A lengthy cleanup

Published 5:29 pm Saturday, April 11, 2015

TCC decontamination project continues to expand

Twenty-eight years ago this month, Virginia State Police became aware of the presence of dynamite at the Tidewater Community College campus in North Suffolk.

The U.S. Army sent an explosive ordinance disposal team to the former Department of Defense site. Buried about 18 inches, technicians found an old ammunition box containing debris, and some crystalline pieces of TNT.

Federal and state officials discussed the discoveries on the telephone, and at first, “(n)one of these conversations conveyed a sense of urgency about the site,” according to government records.

Email newsletter signup

But by the 23rd of that month, authorities found an area “about the size of two football fields” that warranted a closer look. “They found at least one unexploded round, crystalline TNT, and evidence of chemical contamination.”

Officials decided the 975-acre Former Nansemond Ordnance Depot would have to be decontaminated. 28 years later, that work is incomplete, and there is much to be done to make the site safe for development.


The location’s military history began during the Civil War, when Confederates positioned artillery at “Pig Point” to protect the mouth of the Nansemond.

In the world wars that came after, ordnance was shipped from the site at the end of College Drive and it was received there after hostilities ended.

In 1960, after it was declared surplus to defense requirements, the site was deactivated and given to a charitable foundation to become a boys’ military school.

Later, most of it was deeded to the commonwealth, with the stipulation that it would continue to be used for education, and the TCC campus was built.

After relocating that campus to Portsmouth, TCC is now considering a mixed-use development plan for the waterfront property. That’s based on work by the Urban Land Institute, which college and city of Suffolk officials — who are working on a separate, smaller project — hired about four years ago to explore options.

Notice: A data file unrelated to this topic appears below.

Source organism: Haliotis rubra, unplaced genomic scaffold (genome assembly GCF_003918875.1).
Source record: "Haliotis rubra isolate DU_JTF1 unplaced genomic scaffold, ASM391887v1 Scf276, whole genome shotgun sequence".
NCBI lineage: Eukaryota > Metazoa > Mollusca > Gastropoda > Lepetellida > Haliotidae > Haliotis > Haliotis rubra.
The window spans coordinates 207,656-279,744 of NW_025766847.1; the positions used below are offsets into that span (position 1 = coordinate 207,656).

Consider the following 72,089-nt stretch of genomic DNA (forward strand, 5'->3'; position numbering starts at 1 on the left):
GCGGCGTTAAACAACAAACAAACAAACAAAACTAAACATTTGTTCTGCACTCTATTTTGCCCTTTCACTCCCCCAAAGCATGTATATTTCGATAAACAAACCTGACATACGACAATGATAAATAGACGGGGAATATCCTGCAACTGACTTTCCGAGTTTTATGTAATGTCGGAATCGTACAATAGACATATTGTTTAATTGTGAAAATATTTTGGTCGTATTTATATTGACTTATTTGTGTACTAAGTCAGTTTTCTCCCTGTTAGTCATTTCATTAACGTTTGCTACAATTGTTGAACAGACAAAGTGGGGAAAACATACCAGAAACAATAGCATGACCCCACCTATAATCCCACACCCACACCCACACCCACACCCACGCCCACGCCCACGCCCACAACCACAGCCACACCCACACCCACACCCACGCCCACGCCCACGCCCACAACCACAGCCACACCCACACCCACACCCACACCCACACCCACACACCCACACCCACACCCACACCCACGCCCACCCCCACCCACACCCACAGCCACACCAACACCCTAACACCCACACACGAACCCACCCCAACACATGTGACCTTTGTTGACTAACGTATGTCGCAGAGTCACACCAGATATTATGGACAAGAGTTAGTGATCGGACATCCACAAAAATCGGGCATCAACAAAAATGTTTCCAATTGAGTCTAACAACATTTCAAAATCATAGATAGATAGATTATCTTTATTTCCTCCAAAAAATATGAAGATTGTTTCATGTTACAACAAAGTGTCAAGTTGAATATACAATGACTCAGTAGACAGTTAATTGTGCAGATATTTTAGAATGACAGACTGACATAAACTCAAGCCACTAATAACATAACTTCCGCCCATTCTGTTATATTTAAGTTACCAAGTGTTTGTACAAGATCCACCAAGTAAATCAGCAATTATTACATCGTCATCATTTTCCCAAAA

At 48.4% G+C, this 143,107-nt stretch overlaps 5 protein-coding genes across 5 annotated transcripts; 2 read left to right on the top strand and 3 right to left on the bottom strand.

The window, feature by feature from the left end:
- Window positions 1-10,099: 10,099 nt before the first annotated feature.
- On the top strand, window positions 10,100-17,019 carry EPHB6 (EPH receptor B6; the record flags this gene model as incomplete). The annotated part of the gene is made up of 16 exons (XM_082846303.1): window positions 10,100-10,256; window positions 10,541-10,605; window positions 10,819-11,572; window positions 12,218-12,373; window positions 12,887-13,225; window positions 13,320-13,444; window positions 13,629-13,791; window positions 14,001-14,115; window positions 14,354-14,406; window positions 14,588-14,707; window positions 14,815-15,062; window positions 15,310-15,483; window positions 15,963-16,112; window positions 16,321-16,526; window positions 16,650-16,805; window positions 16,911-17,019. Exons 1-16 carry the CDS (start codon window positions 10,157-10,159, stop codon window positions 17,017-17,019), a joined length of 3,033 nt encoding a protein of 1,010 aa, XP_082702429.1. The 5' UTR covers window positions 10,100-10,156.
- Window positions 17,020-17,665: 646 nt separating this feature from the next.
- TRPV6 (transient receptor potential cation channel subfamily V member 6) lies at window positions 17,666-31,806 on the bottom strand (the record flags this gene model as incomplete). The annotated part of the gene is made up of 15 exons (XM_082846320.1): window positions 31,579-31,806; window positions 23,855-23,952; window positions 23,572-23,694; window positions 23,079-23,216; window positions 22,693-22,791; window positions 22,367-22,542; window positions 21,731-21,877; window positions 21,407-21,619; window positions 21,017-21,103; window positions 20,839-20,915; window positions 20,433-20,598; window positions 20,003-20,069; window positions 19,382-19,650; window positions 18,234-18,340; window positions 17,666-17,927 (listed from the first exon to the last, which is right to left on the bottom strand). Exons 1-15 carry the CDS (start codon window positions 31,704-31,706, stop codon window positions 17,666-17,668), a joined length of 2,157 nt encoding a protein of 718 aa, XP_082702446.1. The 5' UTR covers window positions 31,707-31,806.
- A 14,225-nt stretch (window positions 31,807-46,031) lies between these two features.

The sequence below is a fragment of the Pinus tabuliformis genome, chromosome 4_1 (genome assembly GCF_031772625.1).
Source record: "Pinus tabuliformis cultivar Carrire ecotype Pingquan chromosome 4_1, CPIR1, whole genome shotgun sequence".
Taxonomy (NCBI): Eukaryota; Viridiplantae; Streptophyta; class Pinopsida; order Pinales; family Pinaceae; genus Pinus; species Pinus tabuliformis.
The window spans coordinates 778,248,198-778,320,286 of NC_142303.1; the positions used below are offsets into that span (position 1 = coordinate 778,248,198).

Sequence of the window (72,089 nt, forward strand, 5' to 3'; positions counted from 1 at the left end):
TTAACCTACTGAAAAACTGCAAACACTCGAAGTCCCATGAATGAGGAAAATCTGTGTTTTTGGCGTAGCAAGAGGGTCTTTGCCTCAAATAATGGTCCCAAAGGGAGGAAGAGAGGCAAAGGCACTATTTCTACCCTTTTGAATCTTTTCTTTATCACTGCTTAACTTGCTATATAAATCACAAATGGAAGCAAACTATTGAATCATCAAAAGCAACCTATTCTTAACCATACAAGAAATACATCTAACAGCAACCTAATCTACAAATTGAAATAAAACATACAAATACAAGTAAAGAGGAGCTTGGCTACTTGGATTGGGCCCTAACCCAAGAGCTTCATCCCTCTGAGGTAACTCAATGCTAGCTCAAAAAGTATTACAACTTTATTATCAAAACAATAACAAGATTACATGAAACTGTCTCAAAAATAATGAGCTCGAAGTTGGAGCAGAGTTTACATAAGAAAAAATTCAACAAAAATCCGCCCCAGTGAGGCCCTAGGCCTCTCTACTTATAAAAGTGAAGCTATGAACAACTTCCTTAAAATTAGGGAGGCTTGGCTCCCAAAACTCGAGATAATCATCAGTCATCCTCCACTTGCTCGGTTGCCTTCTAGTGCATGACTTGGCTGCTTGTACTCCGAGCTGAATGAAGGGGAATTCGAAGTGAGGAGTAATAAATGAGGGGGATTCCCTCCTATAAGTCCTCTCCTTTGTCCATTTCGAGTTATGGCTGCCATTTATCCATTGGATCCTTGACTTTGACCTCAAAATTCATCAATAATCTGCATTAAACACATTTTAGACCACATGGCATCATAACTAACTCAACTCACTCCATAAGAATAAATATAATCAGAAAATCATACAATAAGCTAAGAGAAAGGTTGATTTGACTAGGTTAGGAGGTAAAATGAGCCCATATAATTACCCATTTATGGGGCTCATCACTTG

The college created the Tidewater Community College Real Estate Foundation to advance the project, which in turn hired Sorrentino Consulting to help.

William Sorrentino, the firm’s president and CEO, has recently gone on the offensive about the delays in completing the decontamination.

“It appears to me that what we have here is a lollipop that never ends — it’s going to be around for a long time,” Sorrentino said during a telephone interview last week.

Based on investigations, testing and contamination removal at the site during the remainder of the 1980s and most of the next decade, the Environmental Protection Agency added the site to its National Priority List in 1999.

The cleanup, managed by the Corps, has been advised by a board whose 17 members in February received copies of a pointed letter Sorrentino wrote to Sher Zaman, who oversees the project for the Corps.

Sorrentino pointed out several alleged inconsistencies with the draft 2015 site management plan. His overall concern was the consistent growth in the Corps’ schedule to complete the restoration.

Between 2007 and the 2015 draft, the schedule in the annual plans has increased by 12 years, Sorrentino noted.

During an interview, Sorrentino said the project suffers from “a lack of schedule management.”